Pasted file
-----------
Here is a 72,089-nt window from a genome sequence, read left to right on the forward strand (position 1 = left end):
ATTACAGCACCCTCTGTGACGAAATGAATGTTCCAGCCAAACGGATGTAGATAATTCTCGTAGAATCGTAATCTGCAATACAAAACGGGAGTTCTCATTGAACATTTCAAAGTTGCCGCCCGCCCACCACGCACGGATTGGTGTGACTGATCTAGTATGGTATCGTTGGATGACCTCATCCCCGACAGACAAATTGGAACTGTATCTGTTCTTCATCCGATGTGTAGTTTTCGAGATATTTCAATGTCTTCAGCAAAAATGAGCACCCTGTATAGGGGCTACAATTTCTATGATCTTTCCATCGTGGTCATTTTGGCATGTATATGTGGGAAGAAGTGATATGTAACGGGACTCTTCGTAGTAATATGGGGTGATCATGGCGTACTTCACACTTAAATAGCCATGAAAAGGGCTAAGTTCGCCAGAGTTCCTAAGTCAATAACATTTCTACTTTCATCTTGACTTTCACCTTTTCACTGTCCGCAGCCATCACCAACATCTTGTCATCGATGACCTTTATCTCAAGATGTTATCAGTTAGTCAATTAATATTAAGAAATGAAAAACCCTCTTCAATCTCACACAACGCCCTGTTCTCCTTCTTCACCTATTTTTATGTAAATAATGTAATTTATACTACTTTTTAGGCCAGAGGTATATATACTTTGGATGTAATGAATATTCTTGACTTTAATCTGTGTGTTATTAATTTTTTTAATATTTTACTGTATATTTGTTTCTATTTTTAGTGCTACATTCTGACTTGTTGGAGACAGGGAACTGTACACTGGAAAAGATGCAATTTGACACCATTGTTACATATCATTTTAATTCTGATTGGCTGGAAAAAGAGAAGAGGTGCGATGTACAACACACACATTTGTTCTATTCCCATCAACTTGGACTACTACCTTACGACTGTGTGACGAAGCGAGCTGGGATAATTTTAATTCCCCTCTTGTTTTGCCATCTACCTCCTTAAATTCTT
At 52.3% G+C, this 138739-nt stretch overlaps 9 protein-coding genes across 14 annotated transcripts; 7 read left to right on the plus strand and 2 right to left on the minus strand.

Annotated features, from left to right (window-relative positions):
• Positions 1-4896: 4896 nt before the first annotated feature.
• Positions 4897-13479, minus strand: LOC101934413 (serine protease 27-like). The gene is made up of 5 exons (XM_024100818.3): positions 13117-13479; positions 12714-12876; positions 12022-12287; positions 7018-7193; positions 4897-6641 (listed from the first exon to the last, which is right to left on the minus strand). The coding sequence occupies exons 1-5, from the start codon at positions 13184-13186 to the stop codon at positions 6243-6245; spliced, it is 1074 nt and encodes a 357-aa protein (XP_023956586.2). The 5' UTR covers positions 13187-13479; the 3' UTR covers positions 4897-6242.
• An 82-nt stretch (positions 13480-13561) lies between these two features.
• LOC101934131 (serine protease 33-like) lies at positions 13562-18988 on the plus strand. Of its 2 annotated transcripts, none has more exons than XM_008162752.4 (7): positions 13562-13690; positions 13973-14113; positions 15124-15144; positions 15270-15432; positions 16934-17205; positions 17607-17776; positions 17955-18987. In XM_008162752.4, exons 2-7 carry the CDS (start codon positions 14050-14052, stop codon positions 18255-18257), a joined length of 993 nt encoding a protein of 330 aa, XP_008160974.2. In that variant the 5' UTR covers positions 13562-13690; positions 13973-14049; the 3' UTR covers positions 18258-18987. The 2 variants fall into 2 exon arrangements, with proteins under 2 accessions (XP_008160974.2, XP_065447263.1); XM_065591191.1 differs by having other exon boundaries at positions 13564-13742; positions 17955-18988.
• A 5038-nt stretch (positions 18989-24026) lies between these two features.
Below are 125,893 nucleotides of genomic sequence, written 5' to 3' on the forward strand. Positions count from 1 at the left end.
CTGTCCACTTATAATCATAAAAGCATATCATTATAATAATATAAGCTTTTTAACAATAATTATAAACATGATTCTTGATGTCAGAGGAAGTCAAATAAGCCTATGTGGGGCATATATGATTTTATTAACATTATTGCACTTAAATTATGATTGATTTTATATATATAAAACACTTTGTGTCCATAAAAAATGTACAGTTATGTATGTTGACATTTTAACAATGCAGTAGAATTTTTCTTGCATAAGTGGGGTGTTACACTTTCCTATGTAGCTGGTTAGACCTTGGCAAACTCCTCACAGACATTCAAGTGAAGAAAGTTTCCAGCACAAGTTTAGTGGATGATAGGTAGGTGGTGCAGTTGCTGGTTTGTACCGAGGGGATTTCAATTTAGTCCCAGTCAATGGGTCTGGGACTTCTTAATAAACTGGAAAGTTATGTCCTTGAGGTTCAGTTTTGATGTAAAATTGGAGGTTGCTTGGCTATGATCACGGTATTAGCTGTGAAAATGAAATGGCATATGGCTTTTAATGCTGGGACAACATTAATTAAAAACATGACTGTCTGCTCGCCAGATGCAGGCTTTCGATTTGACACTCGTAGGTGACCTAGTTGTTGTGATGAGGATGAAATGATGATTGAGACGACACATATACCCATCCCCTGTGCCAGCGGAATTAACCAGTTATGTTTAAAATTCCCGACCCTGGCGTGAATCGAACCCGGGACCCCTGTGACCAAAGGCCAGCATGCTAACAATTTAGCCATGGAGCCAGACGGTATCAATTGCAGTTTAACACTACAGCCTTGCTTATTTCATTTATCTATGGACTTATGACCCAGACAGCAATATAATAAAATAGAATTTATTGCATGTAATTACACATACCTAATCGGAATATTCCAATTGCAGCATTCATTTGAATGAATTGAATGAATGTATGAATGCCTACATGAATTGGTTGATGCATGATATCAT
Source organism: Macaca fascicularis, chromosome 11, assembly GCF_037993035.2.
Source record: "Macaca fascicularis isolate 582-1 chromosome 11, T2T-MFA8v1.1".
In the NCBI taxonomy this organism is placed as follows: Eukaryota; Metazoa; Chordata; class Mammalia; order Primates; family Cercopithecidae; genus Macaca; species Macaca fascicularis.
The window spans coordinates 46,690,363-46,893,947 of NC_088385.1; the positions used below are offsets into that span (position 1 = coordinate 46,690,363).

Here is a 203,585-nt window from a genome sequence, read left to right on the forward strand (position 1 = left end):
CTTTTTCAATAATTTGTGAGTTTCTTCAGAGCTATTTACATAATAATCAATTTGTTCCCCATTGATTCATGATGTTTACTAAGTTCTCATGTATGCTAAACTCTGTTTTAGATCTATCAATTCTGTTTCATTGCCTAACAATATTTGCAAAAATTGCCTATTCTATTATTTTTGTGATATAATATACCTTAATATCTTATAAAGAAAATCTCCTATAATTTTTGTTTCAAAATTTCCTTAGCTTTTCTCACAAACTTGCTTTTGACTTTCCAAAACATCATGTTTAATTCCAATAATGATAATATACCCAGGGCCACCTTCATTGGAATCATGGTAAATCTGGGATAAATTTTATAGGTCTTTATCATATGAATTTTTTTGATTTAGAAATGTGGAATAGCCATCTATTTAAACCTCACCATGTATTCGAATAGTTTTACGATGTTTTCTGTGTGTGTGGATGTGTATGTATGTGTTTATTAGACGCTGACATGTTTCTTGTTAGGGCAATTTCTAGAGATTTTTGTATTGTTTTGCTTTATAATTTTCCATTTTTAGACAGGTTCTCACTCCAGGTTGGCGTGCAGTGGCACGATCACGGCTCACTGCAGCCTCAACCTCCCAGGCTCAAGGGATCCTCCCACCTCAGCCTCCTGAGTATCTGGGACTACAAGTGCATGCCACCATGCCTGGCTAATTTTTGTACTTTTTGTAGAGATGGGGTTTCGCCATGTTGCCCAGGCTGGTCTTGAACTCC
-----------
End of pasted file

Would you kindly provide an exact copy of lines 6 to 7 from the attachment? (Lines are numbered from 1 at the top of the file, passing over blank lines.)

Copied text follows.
• Positions 4897-13479, minus strand: LOC101934413 (serine protease 27-like). The gene is made up of 5 exons (XM_024100818.3): positions 13117-13479; positions 12714-12876; positions 12022-12287; positions 7018-7193; positions 4897-6641 (listed from the first exon to the last, which is right to left on the minus strand). The coding sequence occupies exons 1-5, from the start codon at positions 13184-13186 to the stop codon at positions 6243-6245; spliced, it is 1074 nt and encodes a 357-aa protein (XP_023956586.2). The 5' UTR covers positions 13187-13479; the 3' UTR covers positions 4897-6242.
• An 82-nt stretch (positions 13480-13561) lies between these two features.